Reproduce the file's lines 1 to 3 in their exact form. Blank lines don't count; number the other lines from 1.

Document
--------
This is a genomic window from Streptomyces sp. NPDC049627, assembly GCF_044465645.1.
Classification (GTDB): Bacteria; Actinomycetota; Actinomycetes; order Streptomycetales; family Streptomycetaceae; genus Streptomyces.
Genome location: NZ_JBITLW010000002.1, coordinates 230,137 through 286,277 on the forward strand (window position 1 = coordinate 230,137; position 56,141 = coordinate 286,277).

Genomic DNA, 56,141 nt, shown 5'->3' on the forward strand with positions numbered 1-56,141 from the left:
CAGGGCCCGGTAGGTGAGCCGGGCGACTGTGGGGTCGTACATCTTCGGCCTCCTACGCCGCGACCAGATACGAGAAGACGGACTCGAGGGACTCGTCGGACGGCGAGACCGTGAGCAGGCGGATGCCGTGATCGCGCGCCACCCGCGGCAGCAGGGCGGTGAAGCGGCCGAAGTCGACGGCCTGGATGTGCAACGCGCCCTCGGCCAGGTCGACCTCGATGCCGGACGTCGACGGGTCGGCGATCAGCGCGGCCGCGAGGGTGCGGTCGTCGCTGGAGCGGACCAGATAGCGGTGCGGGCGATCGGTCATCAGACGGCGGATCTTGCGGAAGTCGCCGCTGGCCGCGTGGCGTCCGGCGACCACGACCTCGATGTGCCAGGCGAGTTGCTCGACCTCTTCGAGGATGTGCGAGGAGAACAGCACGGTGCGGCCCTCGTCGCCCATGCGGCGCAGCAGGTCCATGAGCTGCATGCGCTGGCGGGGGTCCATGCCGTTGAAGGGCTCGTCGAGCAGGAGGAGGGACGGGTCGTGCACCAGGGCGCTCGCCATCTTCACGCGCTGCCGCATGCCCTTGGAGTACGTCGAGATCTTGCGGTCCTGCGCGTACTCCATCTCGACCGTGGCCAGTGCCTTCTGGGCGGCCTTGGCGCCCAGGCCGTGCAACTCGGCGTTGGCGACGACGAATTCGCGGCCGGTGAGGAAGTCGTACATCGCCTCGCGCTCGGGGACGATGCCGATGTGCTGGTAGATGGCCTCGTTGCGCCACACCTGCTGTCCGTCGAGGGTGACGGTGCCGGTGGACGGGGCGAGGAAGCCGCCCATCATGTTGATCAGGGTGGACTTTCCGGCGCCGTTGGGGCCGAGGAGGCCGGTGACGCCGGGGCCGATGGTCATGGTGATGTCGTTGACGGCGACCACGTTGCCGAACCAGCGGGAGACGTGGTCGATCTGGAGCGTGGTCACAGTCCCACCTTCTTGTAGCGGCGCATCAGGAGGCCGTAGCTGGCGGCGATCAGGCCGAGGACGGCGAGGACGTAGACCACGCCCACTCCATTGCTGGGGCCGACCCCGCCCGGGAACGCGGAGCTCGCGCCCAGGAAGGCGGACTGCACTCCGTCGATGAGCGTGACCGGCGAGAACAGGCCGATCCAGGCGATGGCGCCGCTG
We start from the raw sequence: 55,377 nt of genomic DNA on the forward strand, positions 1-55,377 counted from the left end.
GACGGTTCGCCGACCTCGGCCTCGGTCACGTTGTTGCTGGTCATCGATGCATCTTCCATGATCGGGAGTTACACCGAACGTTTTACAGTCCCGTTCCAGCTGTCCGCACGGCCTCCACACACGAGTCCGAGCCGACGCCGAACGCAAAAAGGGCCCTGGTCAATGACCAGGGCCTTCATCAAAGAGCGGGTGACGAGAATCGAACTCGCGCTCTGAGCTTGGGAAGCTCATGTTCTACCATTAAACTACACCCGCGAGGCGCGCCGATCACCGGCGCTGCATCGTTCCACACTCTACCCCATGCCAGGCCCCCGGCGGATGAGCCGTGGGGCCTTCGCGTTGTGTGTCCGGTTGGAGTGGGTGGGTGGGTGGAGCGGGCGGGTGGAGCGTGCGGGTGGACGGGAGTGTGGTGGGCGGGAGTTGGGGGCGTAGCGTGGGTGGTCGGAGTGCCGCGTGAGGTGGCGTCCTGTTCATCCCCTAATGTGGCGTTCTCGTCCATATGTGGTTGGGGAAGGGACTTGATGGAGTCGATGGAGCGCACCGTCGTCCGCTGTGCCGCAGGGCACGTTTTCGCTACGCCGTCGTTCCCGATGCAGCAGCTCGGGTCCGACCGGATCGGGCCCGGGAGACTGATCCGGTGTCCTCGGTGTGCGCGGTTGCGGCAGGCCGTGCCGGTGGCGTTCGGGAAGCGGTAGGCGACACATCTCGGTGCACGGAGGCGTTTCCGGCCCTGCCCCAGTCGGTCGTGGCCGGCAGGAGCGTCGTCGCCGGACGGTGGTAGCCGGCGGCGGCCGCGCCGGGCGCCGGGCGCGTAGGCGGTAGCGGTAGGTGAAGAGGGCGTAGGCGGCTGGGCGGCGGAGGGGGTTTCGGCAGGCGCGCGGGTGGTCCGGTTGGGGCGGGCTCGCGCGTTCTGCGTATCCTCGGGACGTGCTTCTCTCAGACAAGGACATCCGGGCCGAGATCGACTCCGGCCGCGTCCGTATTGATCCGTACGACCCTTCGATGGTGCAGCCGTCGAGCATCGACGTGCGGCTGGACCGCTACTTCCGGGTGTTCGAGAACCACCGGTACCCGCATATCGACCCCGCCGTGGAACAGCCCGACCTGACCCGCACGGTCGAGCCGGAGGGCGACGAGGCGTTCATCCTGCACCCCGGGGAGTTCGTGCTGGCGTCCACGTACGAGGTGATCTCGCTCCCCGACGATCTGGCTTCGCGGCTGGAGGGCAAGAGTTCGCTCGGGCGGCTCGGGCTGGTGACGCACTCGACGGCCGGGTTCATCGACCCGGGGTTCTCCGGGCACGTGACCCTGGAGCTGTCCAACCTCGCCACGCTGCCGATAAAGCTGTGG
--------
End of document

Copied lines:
This is a genomic window from Streptomyces sp. NPDC049627, assembly GCF_044465645.1.
Classification (GTDB): Bacteria; Actinomycetota; Actinomycetes; order Streptomycetales; family Streptomycetaceae; genus Streptomyces.
Genome location: NZ_JBITLW010000002.1, coordinates 230,137 through 286,277 on the forward strand (window position 1 = coordinate 230,137; position 56,141 = coordinate 286,277).